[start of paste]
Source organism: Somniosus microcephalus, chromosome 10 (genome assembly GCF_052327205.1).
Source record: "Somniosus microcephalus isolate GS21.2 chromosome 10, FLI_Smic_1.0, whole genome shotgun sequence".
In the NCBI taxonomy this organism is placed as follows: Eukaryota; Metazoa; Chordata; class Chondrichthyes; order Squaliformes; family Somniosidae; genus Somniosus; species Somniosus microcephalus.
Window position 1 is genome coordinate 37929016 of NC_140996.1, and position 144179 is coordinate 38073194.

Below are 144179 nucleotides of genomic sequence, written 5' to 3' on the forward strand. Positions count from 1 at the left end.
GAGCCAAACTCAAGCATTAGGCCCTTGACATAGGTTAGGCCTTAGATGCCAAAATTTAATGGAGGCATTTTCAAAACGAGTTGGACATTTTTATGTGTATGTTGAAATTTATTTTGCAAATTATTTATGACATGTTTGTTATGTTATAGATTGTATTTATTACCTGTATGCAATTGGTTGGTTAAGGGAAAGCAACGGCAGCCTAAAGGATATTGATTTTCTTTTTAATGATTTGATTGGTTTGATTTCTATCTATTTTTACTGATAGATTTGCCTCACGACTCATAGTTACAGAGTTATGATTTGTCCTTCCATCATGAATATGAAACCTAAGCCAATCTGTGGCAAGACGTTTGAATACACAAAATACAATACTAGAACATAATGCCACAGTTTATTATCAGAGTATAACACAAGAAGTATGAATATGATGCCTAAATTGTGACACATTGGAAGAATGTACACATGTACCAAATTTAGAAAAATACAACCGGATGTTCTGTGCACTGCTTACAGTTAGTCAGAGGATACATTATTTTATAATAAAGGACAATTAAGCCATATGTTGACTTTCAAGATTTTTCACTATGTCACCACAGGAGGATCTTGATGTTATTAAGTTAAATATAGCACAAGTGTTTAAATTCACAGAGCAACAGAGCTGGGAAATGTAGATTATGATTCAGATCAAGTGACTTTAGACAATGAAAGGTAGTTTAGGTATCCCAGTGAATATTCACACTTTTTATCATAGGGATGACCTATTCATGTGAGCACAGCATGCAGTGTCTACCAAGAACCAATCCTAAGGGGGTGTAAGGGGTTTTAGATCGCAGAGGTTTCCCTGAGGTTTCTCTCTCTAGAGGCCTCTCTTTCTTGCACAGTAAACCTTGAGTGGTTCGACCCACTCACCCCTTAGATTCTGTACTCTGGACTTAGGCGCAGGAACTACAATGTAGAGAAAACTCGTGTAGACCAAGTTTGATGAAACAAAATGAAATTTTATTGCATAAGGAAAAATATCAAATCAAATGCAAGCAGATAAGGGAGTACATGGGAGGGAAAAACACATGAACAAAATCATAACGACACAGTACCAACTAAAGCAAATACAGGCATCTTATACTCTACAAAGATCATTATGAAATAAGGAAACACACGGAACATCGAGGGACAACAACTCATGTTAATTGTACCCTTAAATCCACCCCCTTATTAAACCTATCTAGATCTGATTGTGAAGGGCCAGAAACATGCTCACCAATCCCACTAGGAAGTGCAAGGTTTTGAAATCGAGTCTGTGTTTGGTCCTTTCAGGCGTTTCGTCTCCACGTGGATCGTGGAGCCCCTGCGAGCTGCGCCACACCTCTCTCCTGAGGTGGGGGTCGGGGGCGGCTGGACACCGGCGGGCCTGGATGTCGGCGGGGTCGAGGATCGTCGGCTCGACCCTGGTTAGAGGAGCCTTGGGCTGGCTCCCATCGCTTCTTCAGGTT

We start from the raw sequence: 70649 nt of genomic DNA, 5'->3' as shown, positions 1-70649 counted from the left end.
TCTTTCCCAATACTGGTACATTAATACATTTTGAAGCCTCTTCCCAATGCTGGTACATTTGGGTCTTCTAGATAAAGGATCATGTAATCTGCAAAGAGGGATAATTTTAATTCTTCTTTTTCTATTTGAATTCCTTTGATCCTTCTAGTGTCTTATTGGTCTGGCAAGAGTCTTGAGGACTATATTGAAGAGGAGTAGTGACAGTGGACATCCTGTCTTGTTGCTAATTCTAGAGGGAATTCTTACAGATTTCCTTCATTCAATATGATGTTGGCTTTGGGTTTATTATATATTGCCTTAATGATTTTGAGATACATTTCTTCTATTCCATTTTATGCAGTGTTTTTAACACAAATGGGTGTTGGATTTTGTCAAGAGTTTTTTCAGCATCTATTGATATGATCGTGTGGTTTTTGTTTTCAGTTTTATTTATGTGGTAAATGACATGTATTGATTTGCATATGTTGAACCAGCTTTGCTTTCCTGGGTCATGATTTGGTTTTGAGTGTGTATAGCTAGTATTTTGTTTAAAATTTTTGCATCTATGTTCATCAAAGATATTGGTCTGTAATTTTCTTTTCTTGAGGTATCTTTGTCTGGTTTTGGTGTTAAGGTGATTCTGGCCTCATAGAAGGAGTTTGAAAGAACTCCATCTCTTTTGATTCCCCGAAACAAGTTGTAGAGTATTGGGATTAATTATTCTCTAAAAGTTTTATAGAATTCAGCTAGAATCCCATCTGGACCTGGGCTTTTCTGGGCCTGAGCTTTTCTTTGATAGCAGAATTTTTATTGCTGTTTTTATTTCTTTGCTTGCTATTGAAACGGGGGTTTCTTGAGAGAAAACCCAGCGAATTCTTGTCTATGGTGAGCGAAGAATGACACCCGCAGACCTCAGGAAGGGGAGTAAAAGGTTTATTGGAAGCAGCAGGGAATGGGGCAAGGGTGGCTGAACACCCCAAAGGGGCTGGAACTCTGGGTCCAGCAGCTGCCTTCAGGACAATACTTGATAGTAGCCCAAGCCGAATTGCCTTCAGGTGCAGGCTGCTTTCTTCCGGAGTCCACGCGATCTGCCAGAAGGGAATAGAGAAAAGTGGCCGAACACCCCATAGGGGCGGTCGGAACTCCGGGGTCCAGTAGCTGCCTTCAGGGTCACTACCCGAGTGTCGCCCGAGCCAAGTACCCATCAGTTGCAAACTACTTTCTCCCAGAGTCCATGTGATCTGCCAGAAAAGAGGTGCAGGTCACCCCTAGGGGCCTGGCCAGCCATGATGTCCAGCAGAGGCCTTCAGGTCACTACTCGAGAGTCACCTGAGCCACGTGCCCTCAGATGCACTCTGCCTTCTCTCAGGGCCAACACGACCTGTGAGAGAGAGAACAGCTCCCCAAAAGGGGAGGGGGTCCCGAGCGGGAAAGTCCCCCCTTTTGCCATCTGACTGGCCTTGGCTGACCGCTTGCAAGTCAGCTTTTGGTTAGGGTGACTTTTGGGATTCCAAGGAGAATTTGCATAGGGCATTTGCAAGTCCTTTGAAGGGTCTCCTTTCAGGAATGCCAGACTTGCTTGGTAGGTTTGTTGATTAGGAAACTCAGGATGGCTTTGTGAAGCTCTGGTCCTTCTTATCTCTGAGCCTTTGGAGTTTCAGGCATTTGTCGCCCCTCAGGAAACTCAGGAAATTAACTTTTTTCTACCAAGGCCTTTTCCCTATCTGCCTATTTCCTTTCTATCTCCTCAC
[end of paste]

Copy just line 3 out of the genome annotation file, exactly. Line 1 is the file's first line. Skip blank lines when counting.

In the NCBI taxonomy this organism is placed as follows: Eukaryota; Metazoa; Chordata; class Chondrichthyes; order Squaliformes; family Somniosidae; genus Somniosus; species Somniosus microcephalus.